“South Of Heaven”, “The Four Horsemen”, Carnivores”, “Tyrannical” and “The Black Wings Of Apocalypse” are highlights, but there are more. Necro’s and Ill Bill’s“ love for Metal shows in “Necrotura” en “The Ultimate Revenge”, tracks that will not be to everybody’s taste, but these two cuts are exceptions and not enough to let the album down.
As can be expected the subject matter is not very varied – violence, blood, death, and sex – but it is done with some humor and creativity, and all emcees (except Mr. Hyde perhaps) have skills on the mic too. All in all, a perfectly enjoyable album (if you can stomach the subject matter) and you could do worse than check it out:
Atmosphere – You Can’t Imagine How Much Fun We’re Having
Ever since Rhymesayers Entertainment was founded in 1995 as an independent record label they have been consistently dropping high-quality Hip Hop from a wide roster of talent. Obviously, Rhymesayers co-founders Sean Daley (Slug) and Anthony Davis (Ant) are one of the label’s flagship acts, releasing music as Atmosphere since 1999. You Can’t Imagine How Much Fun We’re Having, is their fifth album, a release as beautifully crafted and put together as any other album in that entire decade – Ant has rarely been better behind the boards, and Slug is just fantastic on the mic.
Dope beats and intelligent rhymes all the way through, stand-out tracks like “Say Hey There”, the fascinating “Pour Me Another” and the touching standout “Little Man” help to make this album their absolute magnum opus and one of 2005’s best releases.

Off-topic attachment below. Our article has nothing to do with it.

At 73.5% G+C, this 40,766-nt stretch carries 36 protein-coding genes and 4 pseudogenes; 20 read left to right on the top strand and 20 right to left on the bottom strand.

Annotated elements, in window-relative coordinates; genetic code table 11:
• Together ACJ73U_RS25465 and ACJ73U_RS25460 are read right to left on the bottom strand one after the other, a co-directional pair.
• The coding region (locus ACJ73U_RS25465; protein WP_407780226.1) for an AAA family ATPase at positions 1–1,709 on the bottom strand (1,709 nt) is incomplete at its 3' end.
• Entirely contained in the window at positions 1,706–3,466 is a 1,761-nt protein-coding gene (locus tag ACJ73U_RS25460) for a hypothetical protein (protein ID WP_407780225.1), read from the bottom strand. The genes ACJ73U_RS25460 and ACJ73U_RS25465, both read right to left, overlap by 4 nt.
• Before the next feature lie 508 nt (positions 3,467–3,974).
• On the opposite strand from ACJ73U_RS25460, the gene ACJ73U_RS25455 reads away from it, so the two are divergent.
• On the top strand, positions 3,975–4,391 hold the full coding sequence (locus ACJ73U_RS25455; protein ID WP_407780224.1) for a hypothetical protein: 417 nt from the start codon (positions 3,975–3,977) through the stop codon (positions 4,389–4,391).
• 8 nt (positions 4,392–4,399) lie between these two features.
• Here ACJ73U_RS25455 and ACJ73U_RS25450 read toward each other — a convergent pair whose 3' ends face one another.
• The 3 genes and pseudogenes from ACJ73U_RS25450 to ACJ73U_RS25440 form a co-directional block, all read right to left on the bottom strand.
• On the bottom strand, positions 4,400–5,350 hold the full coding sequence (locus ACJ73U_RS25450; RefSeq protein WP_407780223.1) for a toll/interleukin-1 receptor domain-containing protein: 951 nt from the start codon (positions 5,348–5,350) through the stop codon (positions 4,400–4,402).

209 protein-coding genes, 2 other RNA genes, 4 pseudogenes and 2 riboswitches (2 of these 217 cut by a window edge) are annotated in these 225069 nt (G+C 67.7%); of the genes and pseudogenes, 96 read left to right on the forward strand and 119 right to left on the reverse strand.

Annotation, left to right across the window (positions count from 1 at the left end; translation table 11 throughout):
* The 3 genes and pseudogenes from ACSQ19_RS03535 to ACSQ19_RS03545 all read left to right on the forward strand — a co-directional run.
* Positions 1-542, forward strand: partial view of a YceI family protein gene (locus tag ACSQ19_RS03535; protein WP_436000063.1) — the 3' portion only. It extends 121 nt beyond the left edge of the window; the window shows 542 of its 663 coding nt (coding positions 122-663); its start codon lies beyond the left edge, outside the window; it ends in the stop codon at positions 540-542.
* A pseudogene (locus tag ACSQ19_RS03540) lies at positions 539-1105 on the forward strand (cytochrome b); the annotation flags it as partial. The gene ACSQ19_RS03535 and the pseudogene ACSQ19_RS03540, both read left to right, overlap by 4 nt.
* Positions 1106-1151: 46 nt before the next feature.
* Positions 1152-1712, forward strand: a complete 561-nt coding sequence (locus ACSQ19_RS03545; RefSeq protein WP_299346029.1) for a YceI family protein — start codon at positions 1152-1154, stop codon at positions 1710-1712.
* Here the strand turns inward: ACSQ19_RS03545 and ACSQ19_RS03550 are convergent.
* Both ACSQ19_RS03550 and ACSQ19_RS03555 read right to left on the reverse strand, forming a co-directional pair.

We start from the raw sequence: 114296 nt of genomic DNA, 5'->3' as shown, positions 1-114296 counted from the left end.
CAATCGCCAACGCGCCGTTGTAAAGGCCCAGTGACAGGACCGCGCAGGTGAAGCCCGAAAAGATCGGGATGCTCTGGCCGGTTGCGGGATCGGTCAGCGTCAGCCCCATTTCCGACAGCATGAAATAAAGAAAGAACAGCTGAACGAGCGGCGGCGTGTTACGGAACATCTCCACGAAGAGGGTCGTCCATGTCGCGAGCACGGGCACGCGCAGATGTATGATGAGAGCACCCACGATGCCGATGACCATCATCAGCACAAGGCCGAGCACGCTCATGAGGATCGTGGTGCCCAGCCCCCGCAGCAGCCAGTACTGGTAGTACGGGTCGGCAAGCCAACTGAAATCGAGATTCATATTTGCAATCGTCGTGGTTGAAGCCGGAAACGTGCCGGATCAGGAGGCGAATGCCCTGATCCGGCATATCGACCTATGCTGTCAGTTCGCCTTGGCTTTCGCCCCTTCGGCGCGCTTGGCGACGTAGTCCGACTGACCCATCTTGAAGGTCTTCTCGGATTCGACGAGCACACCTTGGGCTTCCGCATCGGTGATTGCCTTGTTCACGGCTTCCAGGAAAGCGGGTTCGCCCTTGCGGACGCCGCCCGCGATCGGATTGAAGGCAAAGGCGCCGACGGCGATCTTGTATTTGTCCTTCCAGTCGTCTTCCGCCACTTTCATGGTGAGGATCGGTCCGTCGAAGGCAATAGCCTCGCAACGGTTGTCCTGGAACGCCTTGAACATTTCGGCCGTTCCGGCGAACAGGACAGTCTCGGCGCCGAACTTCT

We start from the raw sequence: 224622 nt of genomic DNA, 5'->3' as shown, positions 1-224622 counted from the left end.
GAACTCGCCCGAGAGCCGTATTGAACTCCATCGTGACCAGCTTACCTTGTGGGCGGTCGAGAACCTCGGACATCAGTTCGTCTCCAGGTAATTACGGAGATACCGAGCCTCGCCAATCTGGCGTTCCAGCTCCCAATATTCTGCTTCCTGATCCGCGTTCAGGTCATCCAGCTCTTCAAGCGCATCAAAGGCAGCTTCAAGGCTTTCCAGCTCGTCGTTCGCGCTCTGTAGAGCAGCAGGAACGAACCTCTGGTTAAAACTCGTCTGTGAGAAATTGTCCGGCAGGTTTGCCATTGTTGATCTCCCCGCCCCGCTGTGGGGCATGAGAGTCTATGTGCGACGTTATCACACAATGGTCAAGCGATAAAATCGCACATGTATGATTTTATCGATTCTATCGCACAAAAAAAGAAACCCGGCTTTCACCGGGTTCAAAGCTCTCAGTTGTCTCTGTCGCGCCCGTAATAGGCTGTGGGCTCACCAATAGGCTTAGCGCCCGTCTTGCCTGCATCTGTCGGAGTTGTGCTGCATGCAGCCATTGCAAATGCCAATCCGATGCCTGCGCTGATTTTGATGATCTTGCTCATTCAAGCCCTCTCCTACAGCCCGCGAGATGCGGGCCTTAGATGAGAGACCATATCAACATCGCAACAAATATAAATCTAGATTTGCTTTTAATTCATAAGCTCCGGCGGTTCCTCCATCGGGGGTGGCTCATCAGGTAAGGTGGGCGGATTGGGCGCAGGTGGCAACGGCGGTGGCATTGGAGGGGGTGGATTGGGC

J-Live – The Hear After
After two near-perfect albums – The Best Part (2001) and All Of The Above (2002) – anticipation among those who actually picked up on those two masterpieces was high: would J-Live be able to do drop another gem? The Hear After arguably falls a little short of its two predecessors, but it still is a solid 4-star effort nonetheless.
J-Live’s flow is dope, his lyrics are intelligent and positive, and the beats are more than fine overall. If all the beats on this album had been on par with J-Live’s lyrical performance it would have a been a three-in-a-row classic run. As it is, The Hear After still is one of 2005’s better albums – authentic Hip Hop by one of the game’s biggest unsung emcees.
Reef The Lost Cauze – Feast Or Famine
Reef The Lost Cauze is a well-respected Philly rapper who became well known on the underground circuit in the late 1990s and more so in the early 2000s, making his mark by winning many battle competitions, proving himself to be a true emcee. He released a number of solo albums, and he is also part of JuJu Mob & supergroup Army of the Pharaohs.
Feast or Famine is his third solo studio album, which gained positive critical acclaim, but not a lot of sales. Not every battle/freestyle rapper is able to successfully flex his skills on wax too, but Reef sure is. Hardcore, funny, smart – Reef’s lyrical content is varied and his mic skills are never in doubt. Standout tracks are “Humble Beginnings”, “Sound Of Philadelphia”, “Coltrane”, “Commander In Chief” and “Look At The Sun”, but the whole albums works. Don’t sleep on Reef The Lost Cauze.